Lt. Col. Kenneth Reyes’ essay entitled, “No Atheists in Foxholes: Chaplains Gave All in World War II,” sparked controversy last month, so it was quickly removed from the website of the Joint Base Elmendorf-Richardson in Anchorage, Alaska. But after initially being taken down for allegedly offending atheists and non-believers, the chaplain’s essay has been republished on the base’s site.
The short opinion piece was originally taken down after complaints were waged by non-believers and church-state separatists, alike, accusing Reyes of publishing an “anti-secular diatribe,” TheBlaze’s Dave Urbanski reported. The issue was officially voiced by the Military Religious Freedom Foundation (MRFF), a church-state separatist group, with the organization claiming that 42 anonymous airmen were discontented with the article’s contents.
As Urbanski notes, Reyes’ essay discussed the origins of the “no atheists in foxholes” maxim and ended with a reflection on why human beings exercise faith on a daily basis. At the center of the contention was the notion that the article was “anti-secular” in nature and that. The MRFF’s Blake Page wrote in a letter sent to base commissioner Col. Brian Duffy, that the article’s “no atheists in foxholes” phrase is a “bigoted, religious supremacist” line that is overtly offensive.
Here’s a portion of Page’s letter:
It has recently been brought to the attention of MRFF that the installation Chaplain of JBER, Lt. Col. Kenneth Reyes, has chosen to publicly denigrate those without religion in an article titled, Chaplain’s Corner: ‘No atheists in foxholes’: Chaplains gave all in World War II. This article was published on JBER’s official website, giving a clear indication of endorsement of his message by the chain of command at your installation. If you have not yet read the article, please do so before continuing.
In the civilian world, such anti-secular diatribe is protected free speech. In the military it is not. In his article, Lt. Col. Reyes violates AFI 1-1, section 2.11 which requires that “Leaders at all levels must…avoid the actual or apparent use of their position to promote their personal religious beliefs to their subordinates…” Beyond his most obvious failure in upholding regulations through redundant use of the bigoted, religious supremacist phrase, “no atheists in foxholes,” he defiles the dignity of service members by telling them that regardless of their personally held philosophical beliefs they must have faith. In his words, “Everyone expresses some form of faith every day, whether it is religious or secular….The real question is, ‘Is it important to have faith in ‘faith’ itself or is it more important to ask, ‘What is the object of my faith?’”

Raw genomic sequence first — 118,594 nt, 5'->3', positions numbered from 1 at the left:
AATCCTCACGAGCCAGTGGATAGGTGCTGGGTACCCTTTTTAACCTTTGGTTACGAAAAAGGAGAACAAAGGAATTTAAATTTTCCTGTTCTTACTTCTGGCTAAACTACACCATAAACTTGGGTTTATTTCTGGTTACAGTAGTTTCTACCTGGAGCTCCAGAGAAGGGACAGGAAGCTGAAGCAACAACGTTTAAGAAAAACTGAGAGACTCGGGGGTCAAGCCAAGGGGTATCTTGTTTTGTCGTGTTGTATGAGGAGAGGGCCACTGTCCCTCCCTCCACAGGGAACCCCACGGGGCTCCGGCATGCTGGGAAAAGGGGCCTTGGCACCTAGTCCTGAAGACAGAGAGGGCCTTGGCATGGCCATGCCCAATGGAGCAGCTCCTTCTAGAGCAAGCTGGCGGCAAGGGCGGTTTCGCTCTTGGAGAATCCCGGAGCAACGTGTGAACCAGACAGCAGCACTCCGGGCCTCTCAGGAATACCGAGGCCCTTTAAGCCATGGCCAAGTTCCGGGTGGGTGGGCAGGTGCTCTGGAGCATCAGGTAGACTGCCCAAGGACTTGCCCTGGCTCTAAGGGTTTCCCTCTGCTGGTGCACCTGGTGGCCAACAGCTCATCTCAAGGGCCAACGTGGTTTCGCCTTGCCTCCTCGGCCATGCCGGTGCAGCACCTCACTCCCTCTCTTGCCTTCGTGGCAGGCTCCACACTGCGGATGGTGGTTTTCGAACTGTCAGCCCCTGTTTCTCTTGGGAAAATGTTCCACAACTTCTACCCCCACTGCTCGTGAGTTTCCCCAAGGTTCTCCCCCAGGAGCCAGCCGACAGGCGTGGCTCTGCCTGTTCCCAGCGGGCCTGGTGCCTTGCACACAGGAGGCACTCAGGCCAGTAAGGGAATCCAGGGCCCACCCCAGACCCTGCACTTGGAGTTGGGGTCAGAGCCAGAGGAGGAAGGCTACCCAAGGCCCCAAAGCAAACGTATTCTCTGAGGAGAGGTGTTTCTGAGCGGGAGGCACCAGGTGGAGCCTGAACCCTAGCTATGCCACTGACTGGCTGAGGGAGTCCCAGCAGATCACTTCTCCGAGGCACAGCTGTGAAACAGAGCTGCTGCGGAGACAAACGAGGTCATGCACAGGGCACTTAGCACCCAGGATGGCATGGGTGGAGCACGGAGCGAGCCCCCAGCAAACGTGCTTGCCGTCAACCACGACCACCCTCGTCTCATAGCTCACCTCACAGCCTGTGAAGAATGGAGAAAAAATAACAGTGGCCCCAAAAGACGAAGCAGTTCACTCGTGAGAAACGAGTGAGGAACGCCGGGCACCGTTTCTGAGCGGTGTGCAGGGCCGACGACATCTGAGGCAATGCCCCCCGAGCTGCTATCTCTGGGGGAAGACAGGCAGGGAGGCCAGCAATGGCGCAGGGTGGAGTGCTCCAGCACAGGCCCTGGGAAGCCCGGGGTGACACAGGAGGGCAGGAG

Initially, the op-ed, published under a section of the website called “Chaplain’s Corner,” was removed just five hours after receiving the complaint. Duffy then e-mailed the organization in an effort to calm the situation.
“While certainly not intended to offend, the article has been removed from our website,” Duffy wrote in an email to MRFF leaders, Fox News reported last month. “We remain mindful of the governing instructions on this matter and will work to avoid recurrence.”
But since the furor over its contents went viral, the opinion piece has now been put back online. According to the Christian Fighter Pilot blog, Duffy and the military had a change of heart and have found a way, in their view, to allow for free religious speech in the public sphere.
“Arctic Warriors, our ‘Chaplain’s Corner’ will return and be accessible from our JBER Official Web Page…. Commentaries presented are designed to enhance the spiritual resilience and wellness of our community of Active Duty, DoD civilians, family members and retirees as part of the Air Force and Army Comprehensive Fitness programs,” the commander wrote.
“We believe this new approach, taken in consultation with our higher headquarters, appropriately balances constitutional protections for an individual’s free exercise of religion or other personal beliefs with the constitutional prohibition against governmental establishment of religion,” he added.
There is now a disclaimer that is also published before faith-themed articles, noting that opinions expressed are not endorsed by the federal government. Here’s a screen shot:
The Alliance Defending Freedom (ADF) issued an alert yesterday about the essay’s return to the Joint Base Elmendorf-Richardson’s website. In it, Kellie Fiedorek, a lawyer for the conservative group, defended Reyes’ article and the decision to publish it again.
“Chaplains have the freedom and obligation to speak about faith and religious values, and this freedom should not be censored or prohibited,” she said. “The Air Force should be commended for recognizing this and returning Chaplain Reyes’s essay to the ‘Chaplains Corner’ portion of his base’s website.”
On Thursday, TheBlaze spoke with Mikey Weinstein, head of the MRFF, to inquire about how his organization will handle the return of the article.
“This ain’t over. This is just the beginning,” he said, pledging to continue railing against its publication on the base’s website.
Of the “atheists in foxholes” line, he added, “It cuts to the core of a group of people who are being, at present, marginalized and oppressed because they don’t have a belief in a supreme being.”
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This story has been updated.
(H/T: Christian Post)